WAFarmers has welcomed the Productivity Commission’s Inquiry Report into Regulation of Agriculture calling it a good blue print, though has acknowledged that there is more action needed.
WAFarmers President Tony York said the Productivity Commission had highlighted that there are ‘a vast and complex array of regulations at every stage of the agricultural supply chain’ in their 717 page report.
“We were pleased to contribute in the earlier stages of consultation as it offered an excellent and much-anticipated opportunity to garner efficiencies for agriculture and streamline processes,” he said.
“Given farmers are generally classified under the small business umbrella, unnecessary administration can impede our ability to conduct this business, and as a farmer myself, I fully understand the difficulties that the seemingly never-ending red tape can have on business production and, sometimes, morale.
“Producers recognise that regulations are necessary to our industry, community and economy, and that our increasing level of scrutiny of work place and safety standards makes us expensive against our competitors and highlights a need to be realistic and efficient in implementation.
“What the industry wants, however, is for the heavy burden of regulation to be eased and for the future regulations to be justified on the basis of evidence and an understanding of agricultural businesses.
“The Productivity Commission has gone to some lengths to address these issues in their report, and for the most part, we welcome their findings.”
WAFarmers’ response to some of the Productivity Commission’s recommendations are below.
On-farm regulation of water
- WAFarmers supports recommendation 4.1 which states that the Australian Government should implement the findings of the Interagency Working Group on Commonwealth Water Information Provision to reduce duplicative and unnecessary water management information requirements imposed on farm businesses.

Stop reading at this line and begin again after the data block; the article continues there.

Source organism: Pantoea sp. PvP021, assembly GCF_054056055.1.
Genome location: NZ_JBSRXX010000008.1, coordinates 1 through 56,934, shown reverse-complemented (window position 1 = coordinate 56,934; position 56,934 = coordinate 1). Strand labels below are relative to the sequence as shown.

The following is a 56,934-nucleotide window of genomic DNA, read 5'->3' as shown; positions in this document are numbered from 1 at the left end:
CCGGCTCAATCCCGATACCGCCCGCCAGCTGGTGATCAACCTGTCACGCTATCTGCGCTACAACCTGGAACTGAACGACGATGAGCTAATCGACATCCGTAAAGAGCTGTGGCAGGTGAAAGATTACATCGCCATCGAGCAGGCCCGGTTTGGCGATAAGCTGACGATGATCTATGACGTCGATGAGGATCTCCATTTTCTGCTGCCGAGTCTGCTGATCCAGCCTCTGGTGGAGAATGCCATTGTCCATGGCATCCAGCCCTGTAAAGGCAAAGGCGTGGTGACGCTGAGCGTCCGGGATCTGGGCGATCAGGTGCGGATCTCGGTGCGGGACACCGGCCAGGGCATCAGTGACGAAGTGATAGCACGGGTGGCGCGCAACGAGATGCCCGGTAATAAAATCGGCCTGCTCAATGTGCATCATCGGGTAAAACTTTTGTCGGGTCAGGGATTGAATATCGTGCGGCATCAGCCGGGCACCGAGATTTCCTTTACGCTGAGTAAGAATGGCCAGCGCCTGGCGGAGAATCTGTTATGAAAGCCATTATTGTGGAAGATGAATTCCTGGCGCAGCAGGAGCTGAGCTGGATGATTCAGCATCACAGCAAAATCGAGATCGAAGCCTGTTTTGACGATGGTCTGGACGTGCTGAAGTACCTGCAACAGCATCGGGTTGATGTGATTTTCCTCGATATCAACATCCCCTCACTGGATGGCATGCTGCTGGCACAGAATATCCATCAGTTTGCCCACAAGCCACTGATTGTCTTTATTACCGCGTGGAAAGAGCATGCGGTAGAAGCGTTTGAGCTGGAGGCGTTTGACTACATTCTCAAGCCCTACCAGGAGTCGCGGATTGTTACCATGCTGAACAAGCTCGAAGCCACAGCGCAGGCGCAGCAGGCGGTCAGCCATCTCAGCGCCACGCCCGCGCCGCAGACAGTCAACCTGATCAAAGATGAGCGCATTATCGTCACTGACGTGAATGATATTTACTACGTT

- A reduction in, and consolidation of, the amount and types of data required for reporting by irrigation companies would decrease the cost of business for irrigation companies, with the subsequent flow on benefit of reduced charges for farming businesses.
Regulation of farm animal welfare
- While we support recommendation 5.1 that the Australian Government should take overall responsibility for ensuring scientific principles guide the development of farm animal welfare standards, we do not support their recommendation to develop another independent body for animal welfare.
- That said, the body – the Australian Commission for Animal Welfare – would not replicate, but replace the current national structure, and is an advisory body not a regulatory body. We did say in our submission to the draft report in August that any body established should be of an advisory role only, so this is a silver lining.
Agricultural and veterinary chemicals
- Recommendation 7.1 says the APVMA should make greater use of international evidence in its decisions on agvet chemicals (including by making greater use of data and assessments from trusted comparable international regulators).
- WAFarmers supports this recommendation, as it is likely to provide efficiencies in the registration process. Not allowing the use of international evidence will result in cost imposition on Australian farmers to gather the evidence locally. It is also likely to result in the loss of important chemicals.
Foreign investment in agriculture
- Recommendation 13.1 says the Australian Government should increase the screening thresholds for examination of foreign investment in agricultural land and agribusinesses by the Foreign Investment Review Board to their previous level of $252 million.
- WAFarmers does not support this recommendation, as we consider the current thresholds to be appropriate. However, there is scope to increase the threshold from $15 million to $55 million as this is more in line with purchases purchased through foreign investment. Further, we would request more transparency on the criteria used to assess the foreign investment, including national interests, to provide the assessment process with better transparency. WAFarmers welcomes the development of a foreign investment register, however the register should be made public to maximise transparency.
We are pleased that the Productivity Commission did not recommend any cuts to biosecurity (or food safety) other than auditing. It highlights Australia’s famed reputation both locally and internationally and reaffirms our need to maintain our clean and green image through stringent biosecurity methods.
The report itself says that “the number and complexity of regulations affecting agriculture means the cumulative burden on farmers is substantial” – government now needs to take heed of the Productivity Commission’s advice and streamline and consolidate the existing regulations to ensure they are measurable, efficient and in balance with all interests.
In light of the relocation from Canberra and expected reduced capacity for a period at the new facilities in Armadale, it is all the more important not to repeat international data that could be applied in Australia and reduce time and costs as recommended by the findings.
We look forward to seeing how the information is received, what recommendations are actioned, and how WAFarmers might be able to assist further in easing the regulatory burden facing our members and the greater WA farming community.